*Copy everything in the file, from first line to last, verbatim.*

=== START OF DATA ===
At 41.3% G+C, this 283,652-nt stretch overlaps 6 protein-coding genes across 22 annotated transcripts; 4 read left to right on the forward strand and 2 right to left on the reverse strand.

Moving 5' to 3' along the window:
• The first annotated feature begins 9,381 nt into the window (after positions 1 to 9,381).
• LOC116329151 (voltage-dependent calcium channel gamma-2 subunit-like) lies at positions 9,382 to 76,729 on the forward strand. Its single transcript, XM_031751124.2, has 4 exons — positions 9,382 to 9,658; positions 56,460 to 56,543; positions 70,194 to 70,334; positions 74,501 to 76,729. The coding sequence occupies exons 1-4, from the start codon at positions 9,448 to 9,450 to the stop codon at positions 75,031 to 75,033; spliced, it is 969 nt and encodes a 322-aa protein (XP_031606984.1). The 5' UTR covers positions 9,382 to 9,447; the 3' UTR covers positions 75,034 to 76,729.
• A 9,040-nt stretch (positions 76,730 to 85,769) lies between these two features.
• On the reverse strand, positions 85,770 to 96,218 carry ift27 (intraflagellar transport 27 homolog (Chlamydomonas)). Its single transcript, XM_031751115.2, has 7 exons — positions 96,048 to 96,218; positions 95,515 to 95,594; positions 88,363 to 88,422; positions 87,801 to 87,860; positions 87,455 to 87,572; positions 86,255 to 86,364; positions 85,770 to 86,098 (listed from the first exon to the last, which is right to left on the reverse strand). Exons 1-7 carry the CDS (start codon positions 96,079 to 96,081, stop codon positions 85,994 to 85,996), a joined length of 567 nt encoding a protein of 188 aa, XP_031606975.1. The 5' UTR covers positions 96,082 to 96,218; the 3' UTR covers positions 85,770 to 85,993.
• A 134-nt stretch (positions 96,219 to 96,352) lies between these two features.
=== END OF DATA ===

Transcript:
At 41.3% G+C, this 283,652-nt stretch overlaps 6 protein-coding genes across 22 annotated transcripts; 4 read left to right on the forward strand and 2 right to left on the reverse strand.

Moving 5' to 3' along the window:
• The first annotated feature begins 9,381 nt into the window (after positions 1 to 9,381).
• LOC116329151 (voltage-dependent calcium channel gamma-2 subunit-like) lies at positions 9,382 to 76,729 on the forward strand. Its single transcript, XM_031751124.2, has 4 exons — positions 9,382 to 9,658; positions 56,460 to 56,543; positions 70,194 to 70,334; positions 74,501 to 76,729. The coding sequence occupies exons 1-4, from the start codon at positions 9,448 to 9,450 to the stop codon at positions 75,031 to 75,033; spliced, it is 969 nt and encodes a 322-aa protein (XP_031606984.1). The 5' UTR covers positions 9,382 to 9,447; the 3' UTR covers positions 75,034 to 76,729.
• A 9,040-nt stretch (positions 76,730 to 85,769) lies between these two features.
• On the reverse strand, positions 85,770 to 96,218 carry ift27 (intraflagellar transport 27 homolog (Chlamydomonas)). Its single transcript, XM_031751115.2, has 7 exons — positions 96,048 to 96,218; positions 95,515 to 95,594; positions 88,363 to 88,422; positions 87,801 to 87,860; positions 87,455 to 87,572; positions 86,255 to 86,364; positions 85,770 to 86,098 (listed from the first exon to the last, which is right to left on the reverse strand). Exons 1-7 carry the CDS (start codon positions 96,079 to 96,081, stop codon positions 85,994 to 85,996), a joined length of 567 nt encoding a protein of 188 aa, XP_031606975.1. The 5' UTR covers positions 96,082 to 96,218; the 3' UTR covers positions 85,770 to 85,993.
• A 134-nt stretch (positions 96,219 to 96,352) lies between these two features.